John Brezinsky: Sure. So as with a lot of stuff, once we start talking about real campaigns, good grief, every company truly is different and everyone is in a different situation. And what it really comes down to is the overall company strategy. So I'll speak to a company strategy that is primarily focused on target accounts. It's primarily focused on outbound campaigns around those specific accounts. Start with the goals and in fact, what are the sales team's goals, globally, by region, down to the individual SDR and AE? What do they need to accomplish? And then based around those goals, and based then on the kinds of KPIs that marketing can be held responsible for to help meet those goals, go and talk to your leaders. Sometimes it might be best to start at the regional level. Sometimes you might start with a group of people who are down at the country level, but start with them. And my recommendation to marketers who are planning on campaigns is to not roll into a conversation with sales teams with your strategy or, heaven forbid, your tactics already fully worked out. It needs to be a conversation. You've probably already got some pretty good ideas, but still let it be a conversation because the more that you work with your sales teams, the more your sales teams will work with you. And ultimately that's the goal is for sales and marketing to be working together because at the end of the day, all that we're doing is driving more revenue for the company. So start with conversations. And then for each step along the way, whether it's goals or strategies or down to tactics, get sign off, get it in writing, so that way the next level of brainstorming or planning is just that much easier. I do also like to be able to have conversations with some of the better AEs, especially if there's a head of account executives. The same goes for SDRs. But ultimately, it needs to be sales leadership who buys in, signs off, and says, " Yes, we agree. This is the way that we, sales and marketing together is going to go after this set of target accounts."
Justin Keller: Yeah, yeah. I love that. It's a partnership at the outset, but then it's a contract at the end, right?
John Brezinsky: Absolutely.
Justin Keller: And that's no matter what it is, right? Account selection, messaging, who's going to do what, that's the way to do it. Gosh, John, this has been an education, sales and marketing alignment, market research...
John Brezinsky: Who knew?
Justin Keller: ... howto scale this out. Mind is blown. I've got one more question for you today, and this is the signature Revenue Talks question, and it is this, what's the one thing that you're doing this year to help accelerate revenue for your company?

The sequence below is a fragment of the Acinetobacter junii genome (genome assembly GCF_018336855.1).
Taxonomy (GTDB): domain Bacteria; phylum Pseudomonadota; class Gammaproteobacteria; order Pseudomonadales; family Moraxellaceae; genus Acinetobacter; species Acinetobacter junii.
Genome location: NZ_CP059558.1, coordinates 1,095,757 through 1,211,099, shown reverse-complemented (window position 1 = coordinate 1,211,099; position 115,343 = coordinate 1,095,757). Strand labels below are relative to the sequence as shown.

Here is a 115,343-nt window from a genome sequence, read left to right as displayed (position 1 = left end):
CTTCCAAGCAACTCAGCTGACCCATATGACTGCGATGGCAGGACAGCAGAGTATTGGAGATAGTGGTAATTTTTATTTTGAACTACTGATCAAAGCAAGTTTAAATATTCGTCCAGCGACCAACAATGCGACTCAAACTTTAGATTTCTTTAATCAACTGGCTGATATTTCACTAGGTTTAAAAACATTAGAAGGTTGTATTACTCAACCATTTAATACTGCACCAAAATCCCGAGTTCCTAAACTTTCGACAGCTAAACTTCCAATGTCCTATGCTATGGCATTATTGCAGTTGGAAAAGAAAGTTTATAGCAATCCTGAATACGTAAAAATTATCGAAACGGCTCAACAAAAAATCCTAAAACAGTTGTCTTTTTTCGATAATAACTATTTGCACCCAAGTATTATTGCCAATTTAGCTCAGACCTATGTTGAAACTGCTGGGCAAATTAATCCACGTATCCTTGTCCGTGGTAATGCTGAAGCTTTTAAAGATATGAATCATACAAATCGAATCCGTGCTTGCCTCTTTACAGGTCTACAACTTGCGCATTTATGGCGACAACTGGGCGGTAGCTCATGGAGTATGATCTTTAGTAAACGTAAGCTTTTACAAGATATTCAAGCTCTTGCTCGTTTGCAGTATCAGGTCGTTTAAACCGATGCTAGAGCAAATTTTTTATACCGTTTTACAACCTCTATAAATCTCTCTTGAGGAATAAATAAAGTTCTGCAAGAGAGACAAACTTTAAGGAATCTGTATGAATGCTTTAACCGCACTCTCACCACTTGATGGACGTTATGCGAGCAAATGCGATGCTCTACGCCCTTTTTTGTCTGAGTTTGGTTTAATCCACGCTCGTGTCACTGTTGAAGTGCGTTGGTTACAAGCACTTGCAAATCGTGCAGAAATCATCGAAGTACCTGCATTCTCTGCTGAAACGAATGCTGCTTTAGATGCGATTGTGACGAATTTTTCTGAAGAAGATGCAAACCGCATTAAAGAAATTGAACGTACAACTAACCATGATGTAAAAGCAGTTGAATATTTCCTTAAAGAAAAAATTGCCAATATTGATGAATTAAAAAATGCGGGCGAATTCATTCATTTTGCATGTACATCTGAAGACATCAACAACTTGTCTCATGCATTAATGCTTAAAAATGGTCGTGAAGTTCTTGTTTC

John Brezinsky: Sure. So for us right now, it is moving towards a better framework for not marketing qualified leads, but marketing qualified accounts. So for us, this is really, it's exactly what we were just talking about. It's working together with sales to make sure that we're able to capture every interaction that every lead has with everything that we're doing, whether it's a phone call from an SDR or a webinar from marketing, that we're able to capture that and really turn that into actionable insights at the account level.
Justin Keller: I love it. All right. John Brezinsky, or should I say Agent Brezinsky, this has been an awesome conversation. Everybody, thank you so much for listening. John Brezinsky is the Global VP of Product Marketing at Searchmetrics. What an amazing conversation. Thank you so much for joining us. Literally, mind is blown. This has been awesome. I appreciate you.
John Brezinsky: Hey, thanks very much. It's been a pleasure.
Justin Keller: Thank you so much for listening to Revenue Talks. If you like this episode, please consider leaving a review wherever you're listening. You can connect with me on Twitter @ justinkeller and at the entire Drift Podcast Network at @ DriftPodcasts. Remember, revenue, it's everyone's business now.
The CIA and product marketing: Two industries that are obviously different yet strikingly similar.
In this episode of Revenue Talks, Justin discovers why John Brezinsky (VP of Product Marketing at Searchmetrics) might have a background, or a future, as a CIA agent. John shares how his team figures out what messaging will resonate with different audiences across the globe, how to then ensure that the other go-to-market teams at Searchmetrics use that messaging, and how his product marketing organization fits within Searchmetrics' larger campaign strategy.
- (00:00) Introduction
- (3:26) John’s approach to scaling product messaging across global markets
- (5:19) Do your homework: How John’s team figures out what messages resonate with what market
- (12:39) What John loves about his job
- (13:12) Market Research 101 with John
- (21:55) How product marketing disseminates their research and messaging to the broader go-to-market organization
- (25:53) How Searchmetric’s product marketing team fits within the company’s broader campaign strategy
- (28:56) The #1 thing John’s team is focused on to accelerate revenue for Searchmetrics this year
Like this episode? Leave a review!
Read more go-to-market best practices: https://drift.ly/GTMBook
See who Drift's other Marketers to Watch are: https://drift.ly/MarketerstoWatch